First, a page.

- Posted September 14, 2012 by
Garden City Cairo, Egypt
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This iReport is part of an assignment:
Protests in Egypt: Your experiences
Civilizations Clash in Cairo
He says he had a chance to speak with protesters. ‘Those acting aggressively are mostly youth who seem angry over the U.S. produced film, but are generally interested in protesting for the excitement rather than fully comprehending the political motivations behind the action,' he says. He says the one line that really stood out to him was when someone said, "Whoever created this film, he must be punished," one demonstrator said. "Then we will be done."
- Jareen, CNN iReport producer
Outrage from Muslims across the Middle East over a controversial film critical of Islam and produced in the U.S. has escalated in Cairo, where the Muslim Brotherhood has organized protests surrounding the U.S. Embassy in Garden City.
Since 11 September, when protestors burned the Embassy’s flag and replaced it with an Islamic black banner, the situation has deteriorated with Egyptian security forces repeatedly clashing with demonstrators. On 14 September, the security force’s tear gas, water jets, and trucks met protesters’ banners, chants, and flags.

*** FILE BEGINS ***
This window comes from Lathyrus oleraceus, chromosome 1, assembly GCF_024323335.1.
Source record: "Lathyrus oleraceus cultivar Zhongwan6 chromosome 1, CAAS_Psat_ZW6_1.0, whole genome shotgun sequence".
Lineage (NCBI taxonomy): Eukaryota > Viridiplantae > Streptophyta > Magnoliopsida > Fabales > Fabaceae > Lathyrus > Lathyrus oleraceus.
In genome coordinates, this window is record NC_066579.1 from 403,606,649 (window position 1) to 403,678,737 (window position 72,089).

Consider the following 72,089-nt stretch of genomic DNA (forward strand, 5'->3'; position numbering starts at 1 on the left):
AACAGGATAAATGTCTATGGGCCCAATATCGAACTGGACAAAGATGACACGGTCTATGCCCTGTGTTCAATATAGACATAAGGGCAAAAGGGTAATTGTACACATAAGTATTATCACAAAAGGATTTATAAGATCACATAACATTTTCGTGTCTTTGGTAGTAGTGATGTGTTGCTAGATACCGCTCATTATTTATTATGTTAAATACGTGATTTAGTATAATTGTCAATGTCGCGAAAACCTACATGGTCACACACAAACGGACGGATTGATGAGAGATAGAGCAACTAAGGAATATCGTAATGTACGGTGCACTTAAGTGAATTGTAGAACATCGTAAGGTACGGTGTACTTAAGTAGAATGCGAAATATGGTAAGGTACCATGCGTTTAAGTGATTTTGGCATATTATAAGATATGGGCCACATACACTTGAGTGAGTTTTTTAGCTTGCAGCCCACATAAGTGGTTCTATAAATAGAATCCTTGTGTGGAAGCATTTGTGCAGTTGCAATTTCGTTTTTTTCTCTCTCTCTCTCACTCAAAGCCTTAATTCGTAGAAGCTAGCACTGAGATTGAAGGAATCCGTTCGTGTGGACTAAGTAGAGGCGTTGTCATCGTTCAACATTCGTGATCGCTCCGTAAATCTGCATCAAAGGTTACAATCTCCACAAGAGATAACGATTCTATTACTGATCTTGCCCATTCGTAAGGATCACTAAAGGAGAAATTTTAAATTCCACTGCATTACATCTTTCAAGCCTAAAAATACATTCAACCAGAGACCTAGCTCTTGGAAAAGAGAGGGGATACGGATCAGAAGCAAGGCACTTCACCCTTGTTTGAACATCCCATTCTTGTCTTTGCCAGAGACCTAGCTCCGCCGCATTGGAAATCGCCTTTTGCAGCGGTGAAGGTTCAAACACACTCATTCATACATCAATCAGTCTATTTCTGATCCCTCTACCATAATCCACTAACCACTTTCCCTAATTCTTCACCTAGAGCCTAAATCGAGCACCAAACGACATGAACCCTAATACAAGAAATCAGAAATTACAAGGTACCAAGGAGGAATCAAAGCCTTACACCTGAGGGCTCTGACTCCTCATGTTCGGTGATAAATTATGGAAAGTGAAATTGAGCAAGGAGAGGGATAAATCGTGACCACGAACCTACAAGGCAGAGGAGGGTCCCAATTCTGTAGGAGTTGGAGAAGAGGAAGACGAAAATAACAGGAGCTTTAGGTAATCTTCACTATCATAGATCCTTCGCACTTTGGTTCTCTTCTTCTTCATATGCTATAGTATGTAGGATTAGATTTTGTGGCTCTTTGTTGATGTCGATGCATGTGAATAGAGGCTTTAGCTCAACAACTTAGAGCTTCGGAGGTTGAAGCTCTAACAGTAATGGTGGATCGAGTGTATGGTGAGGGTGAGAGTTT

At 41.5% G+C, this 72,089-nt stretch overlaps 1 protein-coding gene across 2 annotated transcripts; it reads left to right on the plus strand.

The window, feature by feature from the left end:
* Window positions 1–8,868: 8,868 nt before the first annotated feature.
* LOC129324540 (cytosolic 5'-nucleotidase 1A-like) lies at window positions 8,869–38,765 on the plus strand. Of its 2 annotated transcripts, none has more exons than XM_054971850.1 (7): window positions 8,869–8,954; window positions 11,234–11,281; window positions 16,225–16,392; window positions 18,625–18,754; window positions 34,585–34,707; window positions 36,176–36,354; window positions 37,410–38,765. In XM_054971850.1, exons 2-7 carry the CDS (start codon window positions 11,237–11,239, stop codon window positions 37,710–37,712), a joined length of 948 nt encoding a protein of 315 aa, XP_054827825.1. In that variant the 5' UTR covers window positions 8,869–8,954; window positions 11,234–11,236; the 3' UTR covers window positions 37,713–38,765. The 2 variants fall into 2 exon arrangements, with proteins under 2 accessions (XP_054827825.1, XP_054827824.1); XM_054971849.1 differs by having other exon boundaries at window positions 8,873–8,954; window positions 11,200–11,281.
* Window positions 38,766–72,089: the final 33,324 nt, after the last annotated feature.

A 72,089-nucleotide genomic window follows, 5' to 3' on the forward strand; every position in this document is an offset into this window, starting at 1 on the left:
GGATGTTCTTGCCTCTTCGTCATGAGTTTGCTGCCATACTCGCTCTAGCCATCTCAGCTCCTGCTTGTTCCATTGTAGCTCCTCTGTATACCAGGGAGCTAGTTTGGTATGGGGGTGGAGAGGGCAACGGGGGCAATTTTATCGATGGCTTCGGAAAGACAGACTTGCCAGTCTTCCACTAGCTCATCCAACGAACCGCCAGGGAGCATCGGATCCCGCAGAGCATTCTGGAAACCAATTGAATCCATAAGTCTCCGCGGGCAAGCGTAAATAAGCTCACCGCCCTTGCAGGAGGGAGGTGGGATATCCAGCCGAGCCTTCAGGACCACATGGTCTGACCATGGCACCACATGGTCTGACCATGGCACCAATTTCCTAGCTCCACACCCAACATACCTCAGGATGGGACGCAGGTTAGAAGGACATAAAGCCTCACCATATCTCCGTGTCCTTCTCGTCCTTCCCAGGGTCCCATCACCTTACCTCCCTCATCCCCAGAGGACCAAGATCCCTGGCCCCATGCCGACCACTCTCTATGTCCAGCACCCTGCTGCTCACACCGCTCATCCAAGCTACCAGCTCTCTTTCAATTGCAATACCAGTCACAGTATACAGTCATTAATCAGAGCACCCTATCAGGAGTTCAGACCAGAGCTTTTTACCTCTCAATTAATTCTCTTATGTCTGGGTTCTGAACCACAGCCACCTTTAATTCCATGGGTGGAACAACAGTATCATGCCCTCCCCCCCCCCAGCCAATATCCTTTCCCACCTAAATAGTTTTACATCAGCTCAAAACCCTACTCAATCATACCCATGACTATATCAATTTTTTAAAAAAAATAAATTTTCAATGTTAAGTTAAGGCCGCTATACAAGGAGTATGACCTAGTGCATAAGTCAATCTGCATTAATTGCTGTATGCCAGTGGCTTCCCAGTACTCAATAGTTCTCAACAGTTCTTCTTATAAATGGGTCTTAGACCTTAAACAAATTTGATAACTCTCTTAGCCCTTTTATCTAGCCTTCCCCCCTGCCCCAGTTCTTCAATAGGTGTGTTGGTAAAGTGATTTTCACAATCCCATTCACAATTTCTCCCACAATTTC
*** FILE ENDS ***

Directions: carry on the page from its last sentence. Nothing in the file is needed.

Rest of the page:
After four days of protest however, the contestation seems to have been reduced from a legitimate demonstration with a political cause to merely disorder for disruptions sake: those protesting are overwhelming youth, and the Muslim Brotherhood’s formal leadership has released statements dissuading aggressive action against the U.S. Embassy.
Despite these statements however, the area directly south of Tahrir Square remains volatile. Concrete blocks are hurled between demonstrators and security forces. Smoke from tear gas is met by smoke from burning cars. Molotov cocktails and even high-power laser pointers have been used by protestors to add to the chaos.
Over the four days of protest, at least 200 have been injured, according to the Egyptian state television, Nile TV. Calls for order from Egyptian President Mohamed Morsi have fallen on deaf ears, and remarks from American leadership -- namely Secretary of State Hillary Clinton and President Barack Obama -- are considered by many demonstrators in Cairo as unclear and unsatisfactory in addressing the film. It is therefore unclear whether the unstable situation will continue or stabilize.
"Whoever created this film, he must be punished," said one demonstrator. "Then we will be done."